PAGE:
Scrolling along my Facebook news feed, I come across many calls to action. Among these calls are the petitions for lowering of the legal drinking age. This conversation is not new to our generation and is certainly a subject our country has long argued about.
Many who support the lowering of the legal drinking age use comparative arguments. These include the ability for teenagers to be legally prosecuted in the adult correctional system, the ability to die for our country in war and the ability to pay taxes. The argument made is that consuming alcohol should be available for 18-year-olds if the other conditions are true.
Regardless of opinion, why is the legal drinking age remaining at 21, especially with the decision relegated to individual states’ rights?
The answer lies in the Federal Uniform Drinking Age Act of 1984. According to the National Institute on Alcohol Abuse and Alcoholism, this Act allows states to set their legal drinking age below 21, but at a reduction of 10 percent in highway grant money. This may seem like a small percentage but when given the option, states choose full highway funding in exchange for a slightly higher drinking age.
This federal requirement leads to further questions surrounding the conclusiveness of a precise age. What factors contribute towards the age 21, and not higher or lower? Is there any difference between the legal drinking age being 18 or 21?
Again using the government source of the National Institute on Alcohol Abuse and Alcoholism, the main factor identified is abuse of alcohol. Those under the age of 21 are more likely to abuse alcohol when they do partake in drinking it than someone of a higher age. Alcohol abuse before 21 can lead to problems in brain development and increases the chances of serious injury than those of age.
The counterargument here involves the reasoning that alcohol abuse below 21 is a result of the illegality of the behavior. That is to say, lowering the drinking age would result in less unmonitored drinking and safer alcohol usage amongst teenagers.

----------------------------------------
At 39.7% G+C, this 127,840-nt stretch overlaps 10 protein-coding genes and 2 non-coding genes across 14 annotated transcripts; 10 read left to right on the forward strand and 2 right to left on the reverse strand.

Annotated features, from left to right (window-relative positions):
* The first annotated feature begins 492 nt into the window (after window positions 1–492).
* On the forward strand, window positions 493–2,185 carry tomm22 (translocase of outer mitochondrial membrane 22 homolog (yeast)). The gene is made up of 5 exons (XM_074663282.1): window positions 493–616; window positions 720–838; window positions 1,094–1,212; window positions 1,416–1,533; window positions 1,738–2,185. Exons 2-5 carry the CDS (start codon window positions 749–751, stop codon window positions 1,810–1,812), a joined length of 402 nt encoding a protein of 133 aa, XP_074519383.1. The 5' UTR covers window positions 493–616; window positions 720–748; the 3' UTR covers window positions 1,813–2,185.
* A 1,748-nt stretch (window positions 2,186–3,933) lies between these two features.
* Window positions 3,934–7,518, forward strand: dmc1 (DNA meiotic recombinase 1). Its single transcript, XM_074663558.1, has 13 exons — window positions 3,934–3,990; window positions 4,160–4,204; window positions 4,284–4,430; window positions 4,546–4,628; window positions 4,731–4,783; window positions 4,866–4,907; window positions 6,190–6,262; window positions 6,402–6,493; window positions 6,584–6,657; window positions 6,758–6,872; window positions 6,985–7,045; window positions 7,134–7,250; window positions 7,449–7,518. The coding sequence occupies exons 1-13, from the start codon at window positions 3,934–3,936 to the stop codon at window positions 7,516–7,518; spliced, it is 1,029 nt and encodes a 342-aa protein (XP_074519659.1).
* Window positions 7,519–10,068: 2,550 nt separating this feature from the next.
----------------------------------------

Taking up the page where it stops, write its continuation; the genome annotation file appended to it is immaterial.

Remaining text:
“I think it’s unnecessary for the drinking age to be 21. Just as it is ridiculous that you have to be 25 to rent a car. If you cannot hold your liquor at 26 then you should not drink. If you’re 18 and you can be responsible than you should be allowed to drink,” Carter Bell, FSC freshman, said.
In a study conducted by the U.S. Department of Justice, adolescent usage of alcohol was surveyed in European countries where the drinking age is as low as 14 and in the United States. The study found that “a majority of European countries have higher intoxication rates among young people than do youth from the United States.”
In fact, only 33 percent of 15-16 year olds in the U.S. reported drinking in a 30-day period, whereas countries such as Belgium, Germany and the United Kingdom saw their percentage peak in the high 70s.
“I don’t think [the drink age] should be as low as 14, but it should be 18,” Bell said.
Overall, the legal drinking age of 21 in America is not a flawed ploy at sheltering adolescents. According to research, it’s one of the best ways to control the proper usage of alcohol.